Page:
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Monday effect is a theory that describes market trends in which the trading pattern of Friday will continue at the opening of trade on Monday. This theory is often used in the Stock market, it shows hoe returns and prevailing patterns of a previous Friday comes up on Monday rather than any other day. Therefore, if there was a rise or fall in the market the previous Friday, this will continue till Monday.
The Monday effect is otherwise called the “weekend effect.” This effect shows this correlation between two trading days; Friday and Monday.
A Little More on What is the Monday Effect
Sometimes, there are diverging opinions about what the Monday effect is. For instance, many believe that returns on the stock market on Mondays are often less that returns recorded on other trading days. Typically, the Monday effect is a theory that maintains that trading patterns and trends on the previous Friday will influence what the market will experience the following Monday. It also holds the belief that there is a tendency for market returns to be lower o negative on Monday as an aftermath of what the Friday trading gives.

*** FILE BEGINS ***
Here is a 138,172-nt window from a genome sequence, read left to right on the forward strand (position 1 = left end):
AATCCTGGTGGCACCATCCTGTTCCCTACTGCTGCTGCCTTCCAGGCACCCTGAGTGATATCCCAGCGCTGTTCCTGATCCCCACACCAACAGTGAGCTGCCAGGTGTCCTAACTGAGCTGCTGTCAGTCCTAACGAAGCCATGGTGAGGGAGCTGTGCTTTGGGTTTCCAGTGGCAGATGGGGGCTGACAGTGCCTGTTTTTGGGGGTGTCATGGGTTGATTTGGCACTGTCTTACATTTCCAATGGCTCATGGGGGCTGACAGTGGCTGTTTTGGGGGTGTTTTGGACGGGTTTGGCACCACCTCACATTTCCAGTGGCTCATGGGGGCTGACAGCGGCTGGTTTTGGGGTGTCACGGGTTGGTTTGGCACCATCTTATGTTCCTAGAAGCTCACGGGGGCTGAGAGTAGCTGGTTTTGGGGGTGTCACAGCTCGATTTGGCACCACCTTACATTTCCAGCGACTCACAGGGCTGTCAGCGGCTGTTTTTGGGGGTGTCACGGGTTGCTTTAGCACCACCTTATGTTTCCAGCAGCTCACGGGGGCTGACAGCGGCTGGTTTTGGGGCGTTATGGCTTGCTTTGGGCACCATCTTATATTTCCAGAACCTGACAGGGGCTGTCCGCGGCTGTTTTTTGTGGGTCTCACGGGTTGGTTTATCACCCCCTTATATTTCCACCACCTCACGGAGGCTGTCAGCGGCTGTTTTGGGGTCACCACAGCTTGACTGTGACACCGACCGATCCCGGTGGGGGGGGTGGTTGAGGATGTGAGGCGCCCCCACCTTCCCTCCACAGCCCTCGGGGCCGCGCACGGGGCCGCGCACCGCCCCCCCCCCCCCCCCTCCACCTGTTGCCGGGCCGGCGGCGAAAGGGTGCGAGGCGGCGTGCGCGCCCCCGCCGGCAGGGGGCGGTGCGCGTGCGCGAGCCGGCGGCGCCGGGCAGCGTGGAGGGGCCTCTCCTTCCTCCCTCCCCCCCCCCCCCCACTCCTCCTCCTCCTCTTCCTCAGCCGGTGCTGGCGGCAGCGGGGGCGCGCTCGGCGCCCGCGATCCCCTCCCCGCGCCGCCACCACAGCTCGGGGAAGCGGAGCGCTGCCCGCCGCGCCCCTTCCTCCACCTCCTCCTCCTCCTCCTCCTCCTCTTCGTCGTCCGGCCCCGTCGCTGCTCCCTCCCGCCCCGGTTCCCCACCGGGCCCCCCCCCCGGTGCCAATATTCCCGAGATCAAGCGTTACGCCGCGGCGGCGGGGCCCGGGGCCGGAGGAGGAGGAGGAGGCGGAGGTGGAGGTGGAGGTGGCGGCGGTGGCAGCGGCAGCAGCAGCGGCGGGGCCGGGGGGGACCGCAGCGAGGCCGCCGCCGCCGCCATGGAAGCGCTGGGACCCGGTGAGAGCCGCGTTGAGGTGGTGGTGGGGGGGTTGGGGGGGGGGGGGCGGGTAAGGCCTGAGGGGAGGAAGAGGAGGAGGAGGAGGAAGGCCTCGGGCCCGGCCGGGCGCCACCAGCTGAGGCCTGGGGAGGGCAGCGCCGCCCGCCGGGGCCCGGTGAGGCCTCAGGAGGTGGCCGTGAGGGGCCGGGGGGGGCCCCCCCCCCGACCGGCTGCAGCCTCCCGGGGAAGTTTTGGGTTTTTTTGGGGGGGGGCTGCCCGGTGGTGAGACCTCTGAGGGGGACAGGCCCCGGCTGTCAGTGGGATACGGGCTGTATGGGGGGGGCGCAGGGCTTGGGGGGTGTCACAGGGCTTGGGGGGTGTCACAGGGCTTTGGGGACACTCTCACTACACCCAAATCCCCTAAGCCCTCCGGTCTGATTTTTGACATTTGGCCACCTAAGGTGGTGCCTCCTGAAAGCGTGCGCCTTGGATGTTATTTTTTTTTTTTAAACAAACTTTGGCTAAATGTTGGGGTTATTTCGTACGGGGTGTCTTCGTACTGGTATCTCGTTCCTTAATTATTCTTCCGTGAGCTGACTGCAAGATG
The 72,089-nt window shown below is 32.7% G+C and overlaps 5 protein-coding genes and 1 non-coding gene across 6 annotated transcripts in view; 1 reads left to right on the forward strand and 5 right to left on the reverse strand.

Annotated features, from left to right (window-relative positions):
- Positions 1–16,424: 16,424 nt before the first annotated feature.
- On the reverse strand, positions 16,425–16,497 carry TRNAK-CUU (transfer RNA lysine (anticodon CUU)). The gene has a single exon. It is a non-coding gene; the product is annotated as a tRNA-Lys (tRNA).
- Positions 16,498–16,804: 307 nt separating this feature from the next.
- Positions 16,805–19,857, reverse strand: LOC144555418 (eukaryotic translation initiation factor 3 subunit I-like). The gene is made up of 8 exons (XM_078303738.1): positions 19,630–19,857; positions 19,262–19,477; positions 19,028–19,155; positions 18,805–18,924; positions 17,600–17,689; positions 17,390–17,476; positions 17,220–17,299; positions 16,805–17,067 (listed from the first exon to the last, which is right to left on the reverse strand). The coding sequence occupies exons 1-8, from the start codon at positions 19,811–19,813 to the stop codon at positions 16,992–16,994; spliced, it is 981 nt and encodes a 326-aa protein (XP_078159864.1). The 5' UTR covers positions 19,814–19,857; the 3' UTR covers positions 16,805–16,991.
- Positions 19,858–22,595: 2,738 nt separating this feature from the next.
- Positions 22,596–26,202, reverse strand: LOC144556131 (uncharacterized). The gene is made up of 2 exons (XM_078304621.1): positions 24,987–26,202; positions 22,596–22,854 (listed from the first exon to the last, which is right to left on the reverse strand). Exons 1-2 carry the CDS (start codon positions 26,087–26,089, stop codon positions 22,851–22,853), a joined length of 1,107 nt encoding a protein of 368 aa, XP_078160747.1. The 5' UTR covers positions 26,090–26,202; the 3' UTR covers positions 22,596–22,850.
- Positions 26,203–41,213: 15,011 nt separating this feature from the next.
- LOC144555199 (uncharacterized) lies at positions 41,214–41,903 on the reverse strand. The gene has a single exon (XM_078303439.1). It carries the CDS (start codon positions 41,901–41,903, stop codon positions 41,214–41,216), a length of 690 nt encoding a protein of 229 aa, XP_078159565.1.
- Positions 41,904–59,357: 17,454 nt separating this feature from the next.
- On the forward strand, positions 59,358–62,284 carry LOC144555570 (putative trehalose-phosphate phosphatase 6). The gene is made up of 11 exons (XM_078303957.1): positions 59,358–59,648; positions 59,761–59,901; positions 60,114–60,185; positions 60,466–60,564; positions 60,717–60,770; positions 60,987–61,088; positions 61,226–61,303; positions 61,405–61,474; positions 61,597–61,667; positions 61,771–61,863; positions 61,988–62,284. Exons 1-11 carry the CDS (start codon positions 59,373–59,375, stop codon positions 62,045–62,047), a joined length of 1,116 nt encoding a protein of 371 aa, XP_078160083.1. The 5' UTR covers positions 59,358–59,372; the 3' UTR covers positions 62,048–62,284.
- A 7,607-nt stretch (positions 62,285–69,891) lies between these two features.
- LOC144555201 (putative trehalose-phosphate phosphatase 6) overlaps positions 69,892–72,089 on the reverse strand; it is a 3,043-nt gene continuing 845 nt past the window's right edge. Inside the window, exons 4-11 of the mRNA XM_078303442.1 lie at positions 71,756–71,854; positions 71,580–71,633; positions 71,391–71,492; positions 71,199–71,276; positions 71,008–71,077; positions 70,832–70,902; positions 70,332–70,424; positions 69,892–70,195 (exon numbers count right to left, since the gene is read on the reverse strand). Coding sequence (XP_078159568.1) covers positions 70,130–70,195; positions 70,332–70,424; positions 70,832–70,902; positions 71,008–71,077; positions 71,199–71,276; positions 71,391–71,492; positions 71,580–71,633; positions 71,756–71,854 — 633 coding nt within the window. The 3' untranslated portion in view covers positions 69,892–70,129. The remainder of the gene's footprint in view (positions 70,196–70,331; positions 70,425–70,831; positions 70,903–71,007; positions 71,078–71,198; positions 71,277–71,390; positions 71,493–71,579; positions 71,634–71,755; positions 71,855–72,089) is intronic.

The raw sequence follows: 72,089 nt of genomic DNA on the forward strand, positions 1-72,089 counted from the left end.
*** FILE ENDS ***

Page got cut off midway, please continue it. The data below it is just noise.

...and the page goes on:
The rationale behind the Monday effect remains unclear as there are diverse explanations for this effect. However, a given Monday tends to mirror the trading trends that occurred on the previous Friday.
History of the Monday Effect
The existence of the Monday effect is quite a mysterious one, not only is there no strong reason behind this effect, no one theory has been able to justify o explain the Monday effect. Frank Cross was the first analyst that reported the anomaly of the Monday effect in 1973 in his article titled “The Behavior of Stock Prices on Fridays and Mondays.” Fran Cross explained how the average returns of the previous Friday exceed the average return of the following Monday as well as the continuation of trading patterns of the previous Friday on the next Monday.
The Monday effect also maintains that there is a recurrence on the average return from Friday (whether positive, low, or negative) on the following Monday. While many attribute the Monday effect to short selling in the stock market, others attribute this effect to a decline in a trader’s enthusiasm between the previous Friday and the following Monday.